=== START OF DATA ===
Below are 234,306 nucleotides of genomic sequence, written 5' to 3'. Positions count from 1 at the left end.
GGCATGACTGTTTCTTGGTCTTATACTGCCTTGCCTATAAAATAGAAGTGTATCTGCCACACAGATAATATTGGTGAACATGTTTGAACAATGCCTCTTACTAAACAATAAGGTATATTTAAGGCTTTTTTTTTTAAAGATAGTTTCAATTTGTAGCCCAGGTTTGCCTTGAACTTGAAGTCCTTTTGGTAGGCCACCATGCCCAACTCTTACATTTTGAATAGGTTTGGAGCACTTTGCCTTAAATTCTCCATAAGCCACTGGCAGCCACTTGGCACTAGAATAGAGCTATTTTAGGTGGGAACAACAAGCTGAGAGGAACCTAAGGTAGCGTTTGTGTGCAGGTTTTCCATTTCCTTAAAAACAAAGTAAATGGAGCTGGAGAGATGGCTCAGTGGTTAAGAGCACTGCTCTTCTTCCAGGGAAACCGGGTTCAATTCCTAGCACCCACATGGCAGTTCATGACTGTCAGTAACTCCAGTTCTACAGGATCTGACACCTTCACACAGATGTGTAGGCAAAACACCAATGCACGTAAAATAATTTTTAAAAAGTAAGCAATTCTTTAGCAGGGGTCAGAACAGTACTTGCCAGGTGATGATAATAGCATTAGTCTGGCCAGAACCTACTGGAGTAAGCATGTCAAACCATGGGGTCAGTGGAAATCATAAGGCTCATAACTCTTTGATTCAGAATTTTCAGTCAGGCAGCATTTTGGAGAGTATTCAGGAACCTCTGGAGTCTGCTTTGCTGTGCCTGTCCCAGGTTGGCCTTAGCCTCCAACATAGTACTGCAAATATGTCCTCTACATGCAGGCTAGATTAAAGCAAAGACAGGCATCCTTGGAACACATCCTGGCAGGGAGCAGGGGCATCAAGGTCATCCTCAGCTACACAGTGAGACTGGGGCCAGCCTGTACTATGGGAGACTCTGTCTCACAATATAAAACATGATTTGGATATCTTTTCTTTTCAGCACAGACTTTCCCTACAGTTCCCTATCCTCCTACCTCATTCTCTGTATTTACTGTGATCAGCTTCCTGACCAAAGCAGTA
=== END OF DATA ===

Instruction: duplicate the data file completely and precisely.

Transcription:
Below are 234,306 nucleotides of genomic sequence, written 5' to 3'. Positions count from 1 at the left end.
GGCATGACTGTTTCTTGGTCTTATACTGCCTTGCCTATAAAATAGAAGTGTATCTGCCACACAGATAATATTGGTGAACATGTTTGAACAATGCCTCTTACTAAACAATAAGGTATATTTAAGGCTTTTTTTTTTAAAGATAGTTTCAATTTGTAGCCCAGGTTTGCCTTGAACTTGAAGTCCTTTTGGTAGGCCACCATGCCCAACTCTTACATTTTGAATAGGTTTGGAGCACTTTGCCTTAAATTCTCCATAAGCCACTGGCAGCCACTTGGCACTAGAATAGAGCTATTTTAGGTGGGAACAACAAGCTGAGAGGAACCTAAGGTAGCGTTTGTGTGCAGGTTTTCCATTTCCTTAAAAACAAAGTAAATGGAGCTGGAGAGATGGCTCAGTGGTTAAGAGCACTGCTCTTCTTCCAGGGAAACCGGGTTCAATTCCTAGCACCCACATGGCAGTTCATGACTGTCAGTAACTCCAGTTCTACAGGATCTGACACCTTCACACAGATGTGTAGGCAAAACACCAATGCACGTAAAATAATTTTTAAAAAGTAAGCAATTCTTTAGCAGGGGTCAGAACAGTACTTGCCAGGTGATGATAATAGCATTAGTCTGGCCAGAACCTACTGGAGTAAGCATGTCAAACCATGGGGTCAGTGGAAATCATAAGGCTCATAACTCTTTGATTCAGAATTTTCAGTCAGGCAGCATTTTGGAGAGTATTCAGGAACCTCTGGAGTCTGCTTTGCTGTGCCTGTCCCAGGTTGGCCTTAGCCTCCAACATAGTACTGCAAATATGTCCTCTACATGCAGGCTAGATTAAAGCAAAGACAGGCATCCTTGGAACACATCCTGGCAGGGAGCAGGGGCATCAAGGTCATCCTCAGCTACACAGTGAGACTGGGGCCAGCCTGTACTATGGGAGACTCTGTCTCACAATATAAAACATGATTTGGATATCTTTTCTTTTCAGCACAGACTTTCCCTACAGTTCCCTATCCTCCTACCTCATTCTCTGTATTTACTGTGATCAGCTTCCTGACCAAAGCAGTA